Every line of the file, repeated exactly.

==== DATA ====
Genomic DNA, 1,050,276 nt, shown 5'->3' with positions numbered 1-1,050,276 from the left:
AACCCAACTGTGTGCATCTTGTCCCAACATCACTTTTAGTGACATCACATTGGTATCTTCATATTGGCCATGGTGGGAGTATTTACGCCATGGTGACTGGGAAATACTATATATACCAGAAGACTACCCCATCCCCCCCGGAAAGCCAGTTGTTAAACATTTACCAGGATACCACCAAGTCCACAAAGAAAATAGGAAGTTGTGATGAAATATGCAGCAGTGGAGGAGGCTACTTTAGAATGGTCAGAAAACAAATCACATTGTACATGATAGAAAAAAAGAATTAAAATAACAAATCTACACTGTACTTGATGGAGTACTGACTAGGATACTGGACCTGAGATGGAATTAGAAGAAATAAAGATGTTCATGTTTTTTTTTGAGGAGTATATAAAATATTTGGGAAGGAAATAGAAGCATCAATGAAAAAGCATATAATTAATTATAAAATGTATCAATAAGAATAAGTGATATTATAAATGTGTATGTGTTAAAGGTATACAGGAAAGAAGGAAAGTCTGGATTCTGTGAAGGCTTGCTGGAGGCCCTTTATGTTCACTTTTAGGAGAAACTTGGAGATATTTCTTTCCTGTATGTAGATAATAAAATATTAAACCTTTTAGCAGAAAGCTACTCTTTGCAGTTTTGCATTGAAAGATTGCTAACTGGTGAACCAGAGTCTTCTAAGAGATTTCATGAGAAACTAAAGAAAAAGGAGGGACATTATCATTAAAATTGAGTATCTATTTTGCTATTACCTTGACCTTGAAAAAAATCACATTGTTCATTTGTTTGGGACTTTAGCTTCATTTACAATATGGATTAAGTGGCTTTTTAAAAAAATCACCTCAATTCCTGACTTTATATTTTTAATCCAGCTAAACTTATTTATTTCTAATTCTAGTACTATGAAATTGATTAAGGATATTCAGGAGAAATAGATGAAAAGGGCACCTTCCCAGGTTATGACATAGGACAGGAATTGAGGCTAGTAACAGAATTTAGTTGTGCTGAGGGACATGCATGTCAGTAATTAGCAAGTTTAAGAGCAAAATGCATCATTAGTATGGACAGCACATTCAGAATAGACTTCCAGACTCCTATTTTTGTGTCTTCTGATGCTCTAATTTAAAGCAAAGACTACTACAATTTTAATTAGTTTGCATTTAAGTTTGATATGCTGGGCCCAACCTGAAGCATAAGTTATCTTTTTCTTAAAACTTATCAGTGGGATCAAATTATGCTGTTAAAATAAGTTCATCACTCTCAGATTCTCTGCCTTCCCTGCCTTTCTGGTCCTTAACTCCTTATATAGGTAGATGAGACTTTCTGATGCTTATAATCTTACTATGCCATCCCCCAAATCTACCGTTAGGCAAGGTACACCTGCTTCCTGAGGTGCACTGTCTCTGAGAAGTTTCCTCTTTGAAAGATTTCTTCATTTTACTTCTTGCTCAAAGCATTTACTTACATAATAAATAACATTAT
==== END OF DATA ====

Genomic DNA, 1,050,276 nt, shown 5'->3' with positions numbered 1-1,050,276 from the left:
AACCCAACTGTGTGCATCTTGTCCCAACATCACTTTTAGTGACATCACATTGGTATCTTCATATTGGCCATGGTGGGAGTATTTACGCCATGGTGACTGGGAAATACTATATATACCAGAAGACTACCCCATCCCCCCCGGAAAGCCAGTTGTTAAACATTTACCAGGATACCACCAAGTCCACAAAGAAAATAGGAAGTTGTGATGAAATATGCAGCAGTGGAGGAGGCTACTTTAGAATGGTCAGAAAACAAATCACATTGTACATGATAGAAAAAAAGAATTAAAATAACAAATCTACACTGTACTTGATGGAGTACTGACTAGGATACTGGACCTGAGATGGAATTAGAAGAAATAAAGATGTTCATGTTTTTTTTTGAGGAGTATATAAAATATTTGGGAAGGAAATAGAAGCATCAATGAAAAAGCATATAATTAATTATAAAATGTATCAATAAGAATAAGTGATATTATAAATGTGTATGTGTTAAAGGTATACAGGAAAGAAGGAAAGTCTGGATTCTGTGAAGGCTTGCTGGAGGCCCTTTATGTTCACTTTTAGGAGAAACTTGGAGATATTTCTTTCCTGTATGTAGATAATAAAATATTAAACCTTTTAGCAGAAAGCTACTCTTTGCAGTTTTGCATTGAAAGATTGCTAACTGGTGAACCAGAGTCTTCTAAGAGATTTCATGAGAAACTAAAGAAAAAGGAGGGACATTATCATTAAAATTGAGTATCTATTTTGCTATTACCTTGACCTTGAAAAAAATCACATTGTTCATTTGTTTGGGACTTTAGCTTCATTTACAATATGGATTAAGTGGCTTTTTAAAAAAATCACCTCAATTCCTGACTTTATATTTTTAATCCAGCTAAACTTATTTATTTCTAATTCTAGTACTATGAAATTGATTAAGGATATTCAGGAGAAATAGATGAAAAGGGCACCTTCCCAGGTTATGACATAGGACAGGAATTGAGGCTAGTAACAGAATTTAGTTGTGCTGAGGGACATGCATGTCAGTAATTAGCAAGTTTAAGAGCAAAATGCATCATTAGTATGGACAGCACATTCAGAATAGACTTCCAGACTCCTATTTTTGTGTCTTCTGATGCTCTAATTTAAAGCAAAGACTACTACAATTTTAATTAGTTTGCATTTAAGTTTGATATGCTGGGCCCAACCTGAAGCATAAGTTATCTTTTTCTTAAAACTTATCAGTGGGATCAAATTATGCTGTTAAAATAAGTTCATCACTCTCAGATTCTCTGCCTTCCCTGCCTTTCTGGTCCTTAACTCCTTATATAGGTAGATGAGACTTTCTGATGCTTATAATCTTACTATGCCATCCCCCAAATCTACCGTTAGGCAAGGTACACCTGCTTCCTGAGGTGCACTGTCTCTGAGAAGTTTCCTCTTTGAAAGATTTCTTCATTTTACTTCTTGCTCAAAGCATTTACTTACATAATAAATAACATTAT